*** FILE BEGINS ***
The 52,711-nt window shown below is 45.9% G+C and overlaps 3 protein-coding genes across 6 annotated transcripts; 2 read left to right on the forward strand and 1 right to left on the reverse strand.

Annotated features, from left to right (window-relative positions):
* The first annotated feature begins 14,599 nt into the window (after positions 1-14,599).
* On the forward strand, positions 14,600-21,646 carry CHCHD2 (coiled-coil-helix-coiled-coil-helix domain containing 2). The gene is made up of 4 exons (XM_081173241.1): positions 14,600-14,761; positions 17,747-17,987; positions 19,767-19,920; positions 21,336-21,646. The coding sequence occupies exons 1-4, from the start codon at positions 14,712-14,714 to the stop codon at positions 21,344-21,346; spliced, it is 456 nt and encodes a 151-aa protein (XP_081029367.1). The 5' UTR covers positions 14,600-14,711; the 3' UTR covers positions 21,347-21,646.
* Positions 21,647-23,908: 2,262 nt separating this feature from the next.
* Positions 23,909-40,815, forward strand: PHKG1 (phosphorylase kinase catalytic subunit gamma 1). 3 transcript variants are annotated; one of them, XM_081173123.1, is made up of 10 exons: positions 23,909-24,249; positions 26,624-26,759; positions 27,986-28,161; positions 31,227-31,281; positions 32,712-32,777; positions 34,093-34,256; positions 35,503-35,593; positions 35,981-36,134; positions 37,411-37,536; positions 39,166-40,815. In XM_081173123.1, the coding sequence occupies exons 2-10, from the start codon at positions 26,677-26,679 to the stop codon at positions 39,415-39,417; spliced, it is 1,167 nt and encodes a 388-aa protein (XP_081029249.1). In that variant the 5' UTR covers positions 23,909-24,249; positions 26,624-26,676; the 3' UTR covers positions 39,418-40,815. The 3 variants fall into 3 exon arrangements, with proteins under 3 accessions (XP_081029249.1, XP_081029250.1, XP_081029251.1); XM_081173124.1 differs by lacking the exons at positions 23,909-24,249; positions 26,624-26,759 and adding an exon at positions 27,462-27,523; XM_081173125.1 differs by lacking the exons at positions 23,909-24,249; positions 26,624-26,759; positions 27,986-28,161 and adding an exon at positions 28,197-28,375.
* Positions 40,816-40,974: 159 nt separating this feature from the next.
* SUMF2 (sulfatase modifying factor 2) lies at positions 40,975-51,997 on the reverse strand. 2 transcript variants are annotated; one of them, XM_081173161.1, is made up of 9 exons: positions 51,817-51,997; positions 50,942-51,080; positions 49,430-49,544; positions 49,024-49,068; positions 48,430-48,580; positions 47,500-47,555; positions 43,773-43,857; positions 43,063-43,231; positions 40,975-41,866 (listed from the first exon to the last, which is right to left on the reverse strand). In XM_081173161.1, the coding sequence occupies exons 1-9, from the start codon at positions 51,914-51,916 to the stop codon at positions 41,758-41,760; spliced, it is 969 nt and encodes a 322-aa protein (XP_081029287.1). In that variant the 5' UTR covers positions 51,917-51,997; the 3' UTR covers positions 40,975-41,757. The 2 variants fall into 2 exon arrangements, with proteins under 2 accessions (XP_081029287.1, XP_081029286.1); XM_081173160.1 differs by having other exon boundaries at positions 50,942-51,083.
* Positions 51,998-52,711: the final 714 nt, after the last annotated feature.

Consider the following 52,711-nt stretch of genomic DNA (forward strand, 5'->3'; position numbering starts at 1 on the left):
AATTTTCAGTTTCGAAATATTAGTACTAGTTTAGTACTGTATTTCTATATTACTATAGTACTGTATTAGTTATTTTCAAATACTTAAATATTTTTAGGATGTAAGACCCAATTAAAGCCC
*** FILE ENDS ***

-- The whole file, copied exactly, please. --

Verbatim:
The 52,711-nt window shown below is 45.9% G+C and overlaps 3 protein-coding genes across 6 annotated transcripts; 2 read left to right on the forward strand and 1 right to left on the reverse strand.

Annotated features, from left to right (window-relative positions):
* The first annotated feature begins 14,599 nt into the window (after positions 1-14,599).
* On the forward strand, positions 14,600-21,646 carry CHCHD2 (coiled-coil-helix-coiled-coil-helix domain containing 2). The gene is made up of 4 exons (XM_081173241.1): positions 14,600-14,761; positions 17,747-17,987; positions 19,767-19,920; positions 21,336-21,646. The coding sequence occupies exons 1-4, from the start codon at positions 14,712-14,714 to the stop codon at positions 21,344-21,346; spliced, it is 456 nt and encodes a 151-aa protein (XP_081029367.1). The 5' UTR covers positions 14,600-14,711; the 3' UTR covers positions 21,347-21,646.
* Positions 21,647-23,908: 2,262 nt separating this feature from the next.
* Positions 23,909-40,815, forward strand: PHKG1 (phosphorylase kinase catalytic subunit gamma 1). 3 transcript variants are annotated; one of them, XM_081173123.1, is made up of 10 exons: positions 23,909-24,249; positions 26,624-26,759; positions 27,986-28,161; positions 31,227-31,281; positions 32,712-32,777; positions 34,093-34,256; positions 35,503-35,593; positions 35,981-36,134; positions 37,411-37,536; positions 39,166-40,815. In XM_081173123.1, the coding sequence occupies exons 2-10, from the start codon at positions 26,677-26,679 to the stop codon at positions 39,415-39,417; spliced, it is 1,167 nt and encodes a 388-aa protein (XP_081029249.1). In that variant the 5' UTR covers positions 23,909-24,249; positions 26,624-26,676; the 3' UTR covers positions 39,418-40,815. The 3 variants fall into 3 exon arrangements, with proteins under 3 accessions (XP_081029249.1, XP_081029250.1, XP_081029251.1); XM_081173124.1 differs by lacking the exons at positions 23,909-24,249; positions 26,624-26,759 and adding an exon at positions 27,462-27,523; XM_081173125.1 differs by lacking the exons at positions 23,909-24,249; positions 26,624-26,759; positions 27,986-28,161 and adding an exon at positions 28,197-28,375.
* Positions 40,816-40,974: 159 nt separating this feature from the next.
* SUMF2 (sulfatase modifying factor 2) lies at positions 40,975-51,997 on the reverse strand. 2 transcript variants are annotated; one of them, XM_081173161.1, is made up of 9 exons: positions 51,817-51,997; positions 50,942-51,080; positions 49,430-49,544; positions 49,024-49,068; positions 48,430-48,580; positions 47,500-47,555; positions 43,773-43,857; positions 43,063-43,231; positions 40,975-41,866 (listed from the first exon to the last, which is right to left on the reverse strand). In XM_081173161.1, the coding sequence occupies exons 1-9, from the start codon at positions 51,914-51,916 to the stop codon at positions 41,758-41,760; spliced, it is 969 nt and encodes a 322-aa protein (XP_081029287.1). In that variant the 5' UTR covers positions 51,917-51,997; the 3' UTR covers positions 40,975-41,757. The 2 variants fall into 2 exon arrangements, with proteins under 2 accessions (XP_081029287.1, XP_081029286.1); XM_081173160.1 differs by having other exon boundaries at positions 50,942-51,083.
* Positions 51,998-52,711: the final 714 nt, after the last annotated feature.

Consider the following 52,711-nt stretch of genomic DNA (forward strand, 5'->3'; position numbering starts at 1 on the left):
AATTTTCAGTTTCGAAATATTAGTACTAGTTTAGTACTGTATTTCTATATTACTATAGTACTGTATTAGTTATTTTCAAATACTTAAATATTTTTAGGATGTAAGACCCAATTAAAGCCC